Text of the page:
Research SpotlightBifurcated Termination Fees and Common Termination Events
Termination fees are a deal protection mechanism that help safeguard targets and acquirers from third party interlopers by requiring one or both parties to pay a termination fee should one of them walk away from the transaction prior to its completion.
Generally, a termination fee is disclosed as a total fee, in millions of dollars. On certain occasions, this fee is bifurcated depending on the termination event(s) by which a party is exercising its right to back out of a deal. Among these termination events are breach of merger agreement; drop dead date exceeded; failure to close; occurrence of an intervening event; lack of financing; lack of regulatory approval; lack of shareholder approval; suffering from a material adverse change; acceptance of a superior proposal; and withdrawal of recommendation.
MergerMetrics has been actively reviewing recent and historical public transactions to establish a comprehensive universe of deals with bifurcated termination fee information. A total of 54* transactions have been identified to-date, of which, 27 deals have bifurcated fees on the target side only, 13 on the acquirer side only, and 14 on both target and acquirer sides - all such deals announced between August 2009 and July 2014.
A termination fee can be split into multiple money levels or buckets. Some merger agreements are designed to have a single bifurcated amount for either a specific termination event or multiple events; other agreements stipulate a multi-level termination fee bifurcation based on a number of termination events. The majority of the cases only have one level, where they agree to pay one set lower fee if a defined event occurred. For targets, this was evident in 37 transactions. The chart below breaks down the typical money level splits noted for the 54 transactions that were examined.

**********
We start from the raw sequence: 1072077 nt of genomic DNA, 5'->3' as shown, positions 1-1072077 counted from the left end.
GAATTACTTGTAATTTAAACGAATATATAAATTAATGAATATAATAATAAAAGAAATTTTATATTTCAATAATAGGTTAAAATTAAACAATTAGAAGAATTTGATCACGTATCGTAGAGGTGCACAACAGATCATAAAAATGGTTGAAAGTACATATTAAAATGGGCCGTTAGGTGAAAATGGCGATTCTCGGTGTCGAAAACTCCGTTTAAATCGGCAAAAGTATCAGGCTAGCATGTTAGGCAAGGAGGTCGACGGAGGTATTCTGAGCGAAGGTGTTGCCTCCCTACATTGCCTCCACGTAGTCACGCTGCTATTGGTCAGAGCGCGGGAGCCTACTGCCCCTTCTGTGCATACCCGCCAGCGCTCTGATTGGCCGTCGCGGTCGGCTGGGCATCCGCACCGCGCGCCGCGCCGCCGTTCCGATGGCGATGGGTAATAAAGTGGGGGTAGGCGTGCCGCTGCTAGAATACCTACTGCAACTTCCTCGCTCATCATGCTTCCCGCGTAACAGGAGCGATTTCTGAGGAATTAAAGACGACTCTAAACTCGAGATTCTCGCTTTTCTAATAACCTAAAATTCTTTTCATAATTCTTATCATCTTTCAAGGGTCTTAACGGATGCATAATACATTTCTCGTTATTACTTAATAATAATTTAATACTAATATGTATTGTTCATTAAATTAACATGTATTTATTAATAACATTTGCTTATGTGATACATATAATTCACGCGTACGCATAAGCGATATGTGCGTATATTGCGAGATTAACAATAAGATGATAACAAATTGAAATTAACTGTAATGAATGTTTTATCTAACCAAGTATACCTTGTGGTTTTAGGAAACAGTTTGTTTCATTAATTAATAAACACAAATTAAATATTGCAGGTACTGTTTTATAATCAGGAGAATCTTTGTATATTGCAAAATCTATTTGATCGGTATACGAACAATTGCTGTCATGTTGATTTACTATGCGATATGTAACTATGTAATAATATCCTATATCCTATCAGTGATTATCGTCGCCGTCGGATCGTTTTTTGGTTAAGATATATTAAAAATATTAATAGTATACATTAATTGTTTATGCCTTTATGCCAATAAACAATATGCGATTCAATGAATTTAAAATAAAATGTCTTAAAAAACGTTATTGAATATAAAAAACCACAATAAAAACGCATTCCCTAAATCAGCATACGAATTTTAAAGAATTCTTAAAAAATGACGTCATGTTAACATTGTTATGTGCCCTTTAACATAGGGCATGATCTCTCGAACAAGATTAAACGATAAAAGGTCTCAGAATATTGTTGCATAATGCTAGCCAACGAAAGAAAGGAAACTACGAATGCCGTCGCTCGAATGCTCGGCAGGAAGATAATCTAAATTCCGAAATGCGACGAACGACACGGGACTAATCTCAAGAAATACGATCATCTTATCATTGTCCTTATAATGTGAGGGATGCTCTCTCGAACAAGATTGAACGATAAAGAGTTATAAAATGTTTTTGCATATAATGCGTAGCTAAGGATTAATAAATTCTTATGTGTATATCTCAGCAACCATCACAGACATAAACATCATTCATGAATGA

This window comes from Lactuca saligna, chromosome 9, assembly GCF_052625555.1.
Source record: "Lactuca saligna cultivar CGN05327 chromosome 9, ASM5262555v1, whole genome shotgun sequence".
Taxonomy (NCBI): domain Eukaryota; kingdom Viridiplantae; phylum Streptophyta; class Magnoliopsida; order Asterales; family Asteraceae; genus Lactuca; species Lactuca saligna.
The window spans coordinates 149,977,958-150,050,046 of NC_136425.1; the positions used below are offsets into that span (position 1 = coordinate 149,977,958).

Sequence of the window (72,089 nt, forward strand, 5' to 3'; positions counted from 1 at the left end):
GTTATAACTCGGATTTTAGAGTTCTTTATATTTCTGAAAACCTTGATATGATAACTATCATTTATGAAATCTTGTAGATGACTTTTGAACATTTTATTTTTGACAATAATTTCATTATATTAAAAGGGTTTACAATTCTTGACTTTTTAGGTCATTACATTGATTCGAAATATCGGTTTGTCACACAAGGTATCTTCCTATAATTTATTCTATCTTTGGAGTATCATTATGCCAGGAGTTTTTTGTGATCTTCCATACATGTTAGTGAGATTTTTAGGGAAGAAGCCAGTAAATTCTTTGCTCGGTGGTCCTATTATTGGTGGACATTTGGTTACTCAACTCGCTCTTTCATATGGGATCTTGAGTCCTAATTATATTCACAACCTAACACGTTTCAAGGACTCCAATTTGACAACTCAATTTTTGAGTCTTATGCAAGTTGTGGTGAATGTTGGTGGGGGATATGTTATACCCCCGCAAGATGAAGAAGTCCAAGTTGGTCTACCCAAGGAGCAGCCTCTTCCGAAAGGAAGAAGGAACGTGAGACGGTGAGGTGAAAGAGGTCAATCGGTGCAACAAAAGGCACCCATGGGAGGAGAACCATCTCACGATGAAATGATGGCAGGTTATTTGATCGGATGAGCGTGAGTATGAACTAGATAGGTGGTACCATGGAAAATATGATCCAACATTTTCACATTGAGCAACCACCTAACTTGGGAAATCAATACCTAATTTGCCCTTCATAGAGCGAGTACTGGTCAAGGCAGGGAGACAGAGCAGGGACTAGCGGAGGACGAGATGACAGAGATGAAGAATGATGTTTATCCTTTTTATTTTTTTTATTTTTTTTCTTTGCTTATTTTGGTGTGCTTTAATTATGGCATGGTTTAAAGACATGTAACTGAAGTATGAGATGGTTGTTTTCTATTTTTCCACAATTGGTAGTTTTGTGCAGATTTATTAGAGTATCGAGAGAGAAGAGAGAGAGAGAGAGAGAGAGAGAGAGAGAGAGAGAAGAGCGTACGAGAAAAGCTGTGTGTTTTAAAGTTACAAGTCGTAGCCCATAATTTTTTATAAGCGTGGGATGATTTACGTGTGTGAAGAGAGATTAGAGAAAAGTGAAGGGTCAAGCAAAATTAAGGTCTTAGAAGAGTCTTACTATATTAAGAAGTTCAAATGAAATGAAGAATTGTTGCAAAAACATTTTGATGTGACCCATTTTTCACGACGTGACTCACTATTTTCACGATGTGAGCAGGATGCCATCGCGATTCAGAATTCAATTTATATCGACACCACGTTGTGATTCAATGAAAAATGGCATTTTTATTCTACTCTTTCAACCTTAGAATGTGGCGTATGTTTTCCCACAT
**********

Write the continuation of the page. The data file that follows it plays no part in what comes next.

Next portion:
Using the top ten largest transactions (by value) with bifurcated termination fees, following are some examples of deals with different bifurcated termination fee levels.
In the February 2014-announced transaction involving Forest Laboratories, Inc. and Actavis plc, both parties provisioned for a single level bifurcated termination fee based on lack of shareholder approval - $250 mil for Forest Laboratories and $335 mil for Actavis. Another transaction with a single level bifurcated termination fee is the February 2013-announced Dell Inc. management-led buyout, where a single amount of $180 mil were to be owed by Dell for termination related to a superior proposal or withdrawal of recommendation.
An example of a transaction with more than one bifurcated termination fee level is the December 2012-announced deal involving NYSE Euronext and IntercontinentalExchange, Inc. On one hand, NYSE were to pay $100 mil in the event of a lack of shareholder approval or $300 mil for termination pursuant to a breach of merger agreement or withdrawal of recommendation. On the other, IntercontinenalExchange were to owe NYSE $100 mil in the event of a lack of shareholder approval; $300 mil in the event of a withdrawal of recommendation or breach of merger agreement, or; $450 mil pursuant to an intervening event.
*Based on full acquisitions of US public targets only (Read more about MergerMetrics' tracking criteria by accessing the FAQ section of FactSet Mergers). Does not include Go-Shop Termination Fees for which there is a separate search and report item of the same name. MergerMetrics will continue to review its entire database universe to identify deals with bifurcated termination fee information.
**Undefined, early termination, and target walkaway provision-related
***Newco incorporation treatment-related, bankruptcy court denial-related, cash shortfall, litigation trigger event, and injunctions/restraints not covered under regulatory approval
Source: FactSet Mergers/MergerMetrics